console.log(type([]));                      // 
console.log(type(new Promise(() => {})));   // [object Promise]

So, this is a fail, but let's take a look at the win cases. For the object and the promise, it did work somehow. It is still better than our typeof operator, though it added some unecessary garbage string. But for the others data types, it failed hard. And even worse, it will throw an exception for some others data types like undefined or null.

"use strict";

function type(something) {
    return something.toString();
}

console.log(type(undefined)); // Cannot read property 'toString' of undefined
console.log(type(null));

I'm sure this error message is something we all got someday in our JavaScript experience. Ah, memories... But we could try something else, like the Function.prototype.call method which allows us to call a method from a prototype even for data that aren't of the same type as our prototype. This means, for instance, that we can use the Array.prototype.map not only on arrays, but also on strings, even if this is not an array. So this will fail:

"use strict";

[1, 2, 3].map(x => x + 1);
"123".map(x => x + 1);
// TypeError: "123".map is not a function

But this won't:

"use strict";

Array.prototype.map.call([1, 2, 3], x => x + 1);    // [2, 3, 4]
Array.prototype.map.call("123", x => x + 1);        // ["11", "21", "31"]

Cool, huh? Well, this example might not be the best because there is already some tools that can help us transform iterable data structures into an arrayish data structure that can be mapped on. But let's go back to our type function and use this little trick to try and solve our problem.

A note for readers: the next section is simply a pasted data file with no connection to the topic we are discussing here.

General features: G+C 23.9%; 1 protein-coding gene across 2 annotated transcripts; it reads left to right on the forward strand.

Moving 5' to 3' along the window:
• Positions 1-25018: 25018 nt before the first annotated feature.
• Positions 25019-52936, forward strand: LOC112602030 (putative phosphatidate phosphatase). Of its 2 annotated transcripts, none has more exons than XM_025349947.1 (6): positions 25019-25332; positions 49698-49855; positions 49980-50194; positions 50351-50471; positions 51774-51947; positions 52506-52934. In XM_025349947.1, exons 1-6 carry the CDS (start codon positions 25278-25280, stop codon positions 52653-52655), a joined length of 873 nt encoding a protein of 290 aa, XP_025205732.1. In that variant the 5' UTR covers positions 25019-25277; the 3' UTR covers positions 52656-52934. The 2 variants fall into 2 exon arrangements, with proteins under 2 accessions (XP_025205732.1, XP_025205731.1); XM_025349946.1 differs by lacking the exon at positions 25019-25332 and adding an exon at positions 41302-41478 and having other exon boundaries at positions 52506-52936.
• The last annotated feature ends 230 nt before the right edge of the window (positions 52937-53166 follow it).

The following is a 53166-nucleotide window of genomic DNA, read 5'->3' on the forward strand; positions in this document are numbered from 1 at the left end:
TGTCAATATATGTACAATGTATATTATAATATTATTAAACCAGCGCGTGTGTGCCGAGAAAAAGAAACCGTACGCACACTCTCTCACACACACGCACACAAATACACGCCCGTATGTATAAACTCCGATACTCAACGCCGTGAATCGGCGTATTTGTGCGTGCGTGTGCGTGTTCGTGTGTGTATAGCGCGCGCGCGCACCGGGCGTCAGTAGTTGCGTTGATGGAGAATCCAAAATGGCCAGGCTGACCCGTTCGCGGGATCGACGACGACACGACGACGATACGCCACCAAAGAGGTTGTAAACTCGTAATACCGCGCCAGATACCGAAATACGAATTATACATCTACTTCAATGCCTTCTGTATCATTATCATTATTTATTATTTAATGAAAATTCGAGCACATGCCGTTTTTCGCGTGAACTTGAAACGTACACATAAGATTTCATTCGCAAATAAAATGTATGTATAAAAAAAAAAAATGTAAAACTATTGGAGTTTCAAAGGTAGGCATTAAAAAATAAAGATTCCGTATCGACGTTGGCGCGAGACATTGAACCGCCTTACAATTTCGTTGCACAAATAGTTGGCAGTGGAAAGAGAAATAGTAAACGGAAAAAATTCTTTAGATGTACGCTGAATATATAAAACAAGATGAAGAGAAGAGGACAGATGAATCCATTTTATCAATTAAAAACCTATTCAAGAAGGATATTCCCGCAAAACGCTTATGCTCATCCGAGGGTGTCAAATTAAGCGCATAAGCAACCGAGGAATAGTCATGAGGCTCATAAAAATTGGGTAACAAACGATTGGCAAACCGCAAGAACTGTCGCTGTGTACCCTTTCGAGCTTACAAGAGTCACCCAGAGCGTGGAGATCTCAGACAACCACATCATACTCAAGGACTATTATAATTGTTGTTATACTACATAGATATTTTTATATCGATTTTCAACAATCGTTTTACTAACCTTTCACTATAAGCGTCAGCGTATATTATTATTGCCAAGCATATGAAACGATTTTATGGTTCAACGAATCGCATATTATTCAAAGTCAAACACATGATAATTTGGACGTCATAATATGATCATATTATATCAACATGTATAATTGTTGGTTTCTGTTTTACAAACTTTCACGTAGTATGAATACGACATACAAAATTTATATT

"use strict";

function type(something) {
    return Object.prototype.toString.call(something);
}

console.log(type(1));                       // [object Number]
console.log(type(true));                    // [object Boolean]
console.log(type(""));                      // [object String]
console.log(type({}));                      // [object Object]
console.log(type([]));                      // [object Array]
console.log(type(new Promise(() => {})));   // [object Promise]

Kid thumbs up near computer

Ah! That's better. Way better! Even if this little [object ...] is still there, we have an accurate representaton of what our something is. This even works for undefined and null.

"use strict";

function type(something) {
    return Object.prototype.toString.call(something);
}

console.log(type(undefined));               // [object Undefined]
console.log(type(null));                    // [object Null]
console.log(type(1));                       // [object Number]
console.log(type(true));                    // [object Boolean]
console.log(type(""));                      // [object String]
console.log(type({}));                      // [object Object]
console.log(type([]));                      // [object Array]
console.log(type(new Promise(() => {})));   // [object Promise]

We could add some more code to make it operate exactly like the typeof operator by removing every [object ...] occurrences but that will be out of the scope of this article. What I'm trying to show you is that this call method is really powerful and can operate on multiple data types. But it can be sometimes painful to write. Imagine we have to do this for the map, filter, reduce methods. This will require us to write the same thing over and over. Even if we use arrow functions.

"use strict";